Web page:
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In the Washingtons’ day, as in ours, salads were a welcome presence on the table, valued for their healthful qualities. Assorted greens were used, including watercress, parsley, sorrel, and different leaf lettuces, often topped with colorful and edible flowers, such as nasturtiums or calendula. Endive and spinach were planted for winter use, as Colonial-era housewives sought to bring variety to the table during the cold months. Greens of various kinds were grown at Mount Vernon, both in the gardens and the greenhouse. George Washington imported his salad oil from London.

E. Taylor, whose 1769 recipe is adapted here, recommended serving the salad in a china or earthen bowl. This recipe was adapted by culinary historian Nancy Carter Crump for the book Dining with the Washingtons.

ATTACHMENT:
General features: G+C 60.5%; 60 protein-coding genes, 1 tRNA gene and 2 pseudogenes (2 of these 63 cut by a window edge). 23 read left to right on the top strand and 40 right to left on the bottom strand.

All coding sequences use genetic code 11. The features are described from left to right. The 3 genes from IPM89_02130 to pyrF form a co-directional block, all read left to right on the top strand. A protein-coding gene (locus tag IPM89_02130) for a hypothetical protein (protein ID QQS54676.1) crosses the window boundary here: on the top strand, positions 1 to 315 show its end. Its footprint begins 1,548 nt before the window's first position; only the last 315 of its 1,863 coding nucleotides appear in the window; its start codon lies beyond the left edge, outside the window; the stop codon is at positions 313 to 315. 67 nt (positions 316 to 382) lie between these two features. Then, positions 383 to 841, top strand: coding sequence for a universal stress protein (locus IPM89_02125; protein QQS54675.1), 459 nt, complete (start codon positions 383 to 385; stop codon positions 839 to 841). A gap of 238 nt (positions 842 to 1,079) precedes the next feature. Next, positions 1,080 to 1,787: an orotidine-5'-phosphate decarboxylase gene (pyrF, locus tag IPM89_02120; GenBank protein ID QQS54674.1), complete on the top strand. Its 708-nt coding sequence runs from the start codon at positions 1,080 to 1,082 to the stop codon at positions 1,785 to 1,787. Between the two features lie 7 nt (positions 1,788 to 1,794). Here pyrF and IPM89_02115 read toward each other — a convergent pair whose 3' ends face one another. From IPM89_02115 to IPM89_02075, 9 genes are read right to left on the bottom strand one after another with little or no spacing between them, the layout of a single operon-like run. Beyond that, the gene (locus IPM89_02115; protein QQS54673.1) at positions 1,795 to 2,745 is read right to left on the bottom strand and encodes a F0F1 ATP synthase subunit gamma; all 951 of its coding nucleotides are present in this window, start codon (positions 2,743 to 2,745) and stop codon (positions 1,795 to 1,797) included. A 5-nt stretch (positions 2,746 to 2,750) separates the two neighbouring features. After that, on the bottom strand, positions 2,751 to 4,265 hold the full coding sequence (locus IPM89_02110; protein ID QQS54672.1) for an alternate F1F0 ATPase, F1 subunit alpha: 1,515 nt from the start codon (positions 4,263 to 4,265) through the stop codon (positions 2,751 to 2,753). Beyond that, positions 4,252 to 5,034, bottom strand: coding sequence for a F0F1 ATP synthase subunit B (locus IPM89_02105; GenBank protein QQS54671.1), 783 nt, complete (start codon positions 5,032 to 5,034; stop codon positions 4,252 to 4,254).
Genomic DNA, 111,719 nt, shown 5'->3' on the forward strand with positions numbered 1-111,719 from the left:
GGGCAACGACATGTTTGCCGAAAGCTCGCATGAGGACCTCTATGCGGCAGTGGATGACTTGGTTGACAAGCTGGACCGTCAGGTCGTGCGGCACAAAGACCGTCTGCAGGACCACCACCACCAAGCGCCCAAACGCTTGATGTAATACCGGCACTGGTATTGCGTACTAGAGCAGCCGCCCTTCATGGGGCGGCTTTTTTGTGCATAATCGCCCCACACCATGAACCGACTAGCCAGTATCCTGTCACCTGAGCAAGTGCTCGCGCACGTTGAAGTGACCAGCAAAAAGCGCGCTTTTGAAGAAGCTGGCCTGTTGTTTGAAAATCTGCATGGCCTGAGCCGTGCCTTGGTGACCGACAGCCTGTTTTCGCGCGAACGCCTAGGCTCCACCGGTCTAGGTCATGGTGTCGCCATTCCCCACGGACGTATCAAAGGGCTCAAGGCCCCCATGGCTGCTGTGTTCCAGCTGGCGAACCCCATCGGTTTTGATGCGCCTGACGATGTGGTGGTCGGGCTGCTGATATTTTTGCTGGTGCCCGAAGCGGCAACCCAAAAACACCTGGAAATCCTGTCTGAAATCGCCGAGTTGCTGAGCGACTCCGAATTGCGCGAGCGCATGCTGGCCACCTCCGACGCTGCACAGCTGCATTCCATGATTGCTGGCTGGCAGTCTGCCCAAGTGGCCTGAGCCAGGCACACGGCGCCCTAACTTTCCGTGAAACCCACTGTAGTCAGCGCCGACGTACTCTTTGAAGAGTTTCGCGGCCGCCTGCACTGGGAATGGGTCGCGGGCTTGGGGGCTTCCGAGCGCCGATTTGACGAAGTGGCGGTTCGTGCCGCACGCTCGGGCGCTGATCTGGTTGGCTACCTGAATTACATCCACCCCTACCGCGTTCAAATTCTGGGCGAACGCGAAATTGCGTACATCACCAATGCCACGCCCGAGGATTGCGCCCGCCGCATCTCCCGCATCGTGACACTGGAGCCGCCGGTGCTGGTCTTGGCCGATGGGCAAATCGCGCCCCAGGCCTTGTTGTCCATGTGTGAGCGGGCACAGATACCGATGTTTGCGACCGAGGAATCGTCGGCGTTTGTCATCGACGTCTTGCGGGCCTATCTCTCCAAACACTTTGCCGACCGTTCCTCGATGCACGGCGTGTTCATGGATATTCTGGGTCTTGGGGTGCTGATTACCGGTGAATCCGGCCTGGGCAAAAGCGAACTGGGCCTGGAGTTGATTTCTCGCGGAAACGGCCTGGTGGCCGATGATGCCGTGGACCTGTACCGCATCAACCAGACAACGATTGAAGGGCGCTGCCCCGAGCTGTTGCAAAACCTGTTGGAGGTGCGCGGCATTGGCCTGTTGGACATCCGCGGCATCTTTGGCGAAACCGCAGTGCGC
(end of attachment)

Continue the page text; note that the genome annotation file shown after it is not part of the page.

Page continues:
• 2 to 3 pounds assorted lettuces—such as romaine, mache, or soft-leaf lettuces such as Bibb or Boston—trimmed and leaves separated
  • Assorted fresh herbs, such as basil, lemon thyme, and salad burnet
  • 1 bunch watercress, trimmed and stems separated
  • About 3 ribs celery, diced (about 1 cup)
  • 3 to 4 green onions, trimmed and cut into 1/2-inch pieces
  • Mrs. Taylor's Sallad Dressing


1. Toss together the lettuces, herbs, watercress, celery, green onions, and Mrs. Taylor's Sallad Dressing in a large serving bowl and serve immediately.

Serves 6 to 8